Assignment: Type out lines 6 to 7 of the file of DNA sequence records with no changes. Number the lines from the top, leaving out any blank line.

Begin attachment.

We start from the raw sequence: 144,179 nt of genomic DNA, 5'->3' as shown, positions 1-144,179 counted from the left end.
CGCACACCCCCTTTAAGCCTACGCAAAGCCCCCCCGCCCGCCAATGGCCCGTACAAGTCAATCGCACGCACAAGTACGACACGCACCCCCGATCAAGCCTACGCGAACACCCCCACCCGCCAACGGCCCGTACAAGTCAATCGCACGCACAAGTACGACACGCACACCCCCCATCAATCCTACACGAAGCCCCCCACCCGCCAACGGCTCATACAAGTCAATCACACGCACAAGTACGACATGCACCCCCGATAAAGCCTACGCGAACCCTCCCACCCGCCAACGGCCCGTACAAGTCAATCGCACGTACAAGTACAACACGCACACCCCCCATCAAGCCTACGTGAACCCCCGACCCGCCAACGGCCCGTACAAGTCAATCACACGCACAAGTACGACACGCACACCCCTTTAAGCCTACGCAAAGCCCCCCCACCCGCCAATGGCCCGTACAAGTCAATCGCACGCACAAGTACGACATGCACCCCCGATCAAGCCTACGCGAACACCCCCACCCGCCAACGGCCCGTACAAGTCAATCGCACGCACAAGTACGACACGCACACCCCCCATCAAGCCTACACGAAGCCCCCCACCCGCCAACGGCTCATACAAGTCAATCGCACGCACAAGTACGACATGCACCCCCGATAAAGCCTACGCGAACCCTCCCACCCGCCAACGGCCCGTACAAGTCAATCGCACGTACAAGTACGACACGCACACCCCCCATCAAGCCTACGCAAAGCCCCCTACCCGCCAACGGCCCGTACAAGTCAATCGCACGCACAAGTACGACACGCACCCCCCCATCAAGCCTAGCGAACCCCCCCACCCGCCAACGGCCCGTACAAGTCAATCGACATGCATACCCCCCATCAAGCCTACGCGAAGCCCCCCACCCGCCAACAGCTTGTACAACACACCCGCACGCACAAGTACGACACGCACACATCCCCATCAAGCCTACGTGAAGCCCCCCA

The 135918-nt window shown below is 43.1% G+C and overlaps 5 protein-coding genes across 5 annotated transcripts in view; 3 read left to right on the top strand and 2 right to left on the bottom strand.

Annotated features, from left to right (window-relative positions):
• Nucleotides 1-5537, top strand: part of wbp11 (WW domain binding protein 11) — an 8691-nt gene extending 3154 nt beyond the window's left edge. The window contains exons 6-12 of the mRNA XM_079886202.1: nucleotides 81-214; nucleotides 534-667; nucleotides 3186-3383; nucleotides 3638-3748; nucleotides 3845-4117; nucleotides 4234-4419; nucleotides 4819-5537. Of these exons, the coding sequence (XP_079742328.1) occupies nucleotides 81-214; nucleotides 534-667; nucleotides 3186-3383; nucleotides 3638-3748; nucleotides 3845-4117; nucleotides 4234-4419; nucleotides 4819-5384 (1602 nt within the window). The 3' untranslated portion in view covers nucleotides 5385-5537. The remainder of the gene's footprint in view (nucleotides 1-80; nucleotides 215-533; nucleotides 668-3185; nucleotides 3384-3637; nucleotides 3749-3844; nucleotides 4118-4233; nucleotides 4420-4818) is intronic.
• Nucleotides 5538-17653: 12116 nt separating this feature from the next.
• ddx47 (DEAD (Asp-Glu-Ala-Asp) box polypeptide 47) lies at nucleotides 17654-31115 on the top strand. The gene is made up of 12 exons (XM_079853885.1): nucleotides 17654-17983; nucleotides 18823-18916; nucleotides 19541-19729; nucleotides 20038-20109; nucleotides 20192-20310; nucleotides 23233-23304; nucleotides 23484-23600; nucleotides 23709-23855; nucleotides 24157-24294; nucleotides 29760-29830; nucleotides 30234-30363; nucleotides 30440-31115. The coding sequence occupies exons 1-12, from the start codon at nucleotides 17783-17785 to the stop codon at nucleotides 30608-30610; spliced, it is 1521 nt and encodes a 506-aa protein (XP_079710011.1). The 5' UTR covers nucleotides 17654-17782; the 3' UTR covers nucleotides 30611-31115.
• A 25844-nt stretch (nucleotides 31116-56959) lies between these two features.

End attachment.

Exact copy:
• Nucleotides 5538-17653: 12116 nt separating this feature from the next.
• ddx47 (DEAD (Asp-Glu-Ala-Asp) box polypeptide 47) lies at nucleotides 17654-31115 on the top strand. The gene is made up of 12 exons (XM_079853885.1): nucleotides 17654-17983; nucleotides 18823-18916; nucleotides 19541-19729; nucleotides 20038-20109; nucleotides 20192-20310; nucleotides 23233-23304; nucleotides 23484-23600; nucleotides 23709-23855; nucleotides 24157-24294; nucleotides 29760-29830; nucleotides 30234-30363; nucleotides 30440-31115. The coding sequence occupies exons 1-12, from the start codon at nucleotides 17783-17785 to the stop codon at nucleotides 30608-30610; spliced, it is 1521 nt and encodes a 506-aa protein (XP_079710011.1). The 5' UTR covers nucleotides 17654-17782; the 3' UTR covers nucleotides 30611-31115.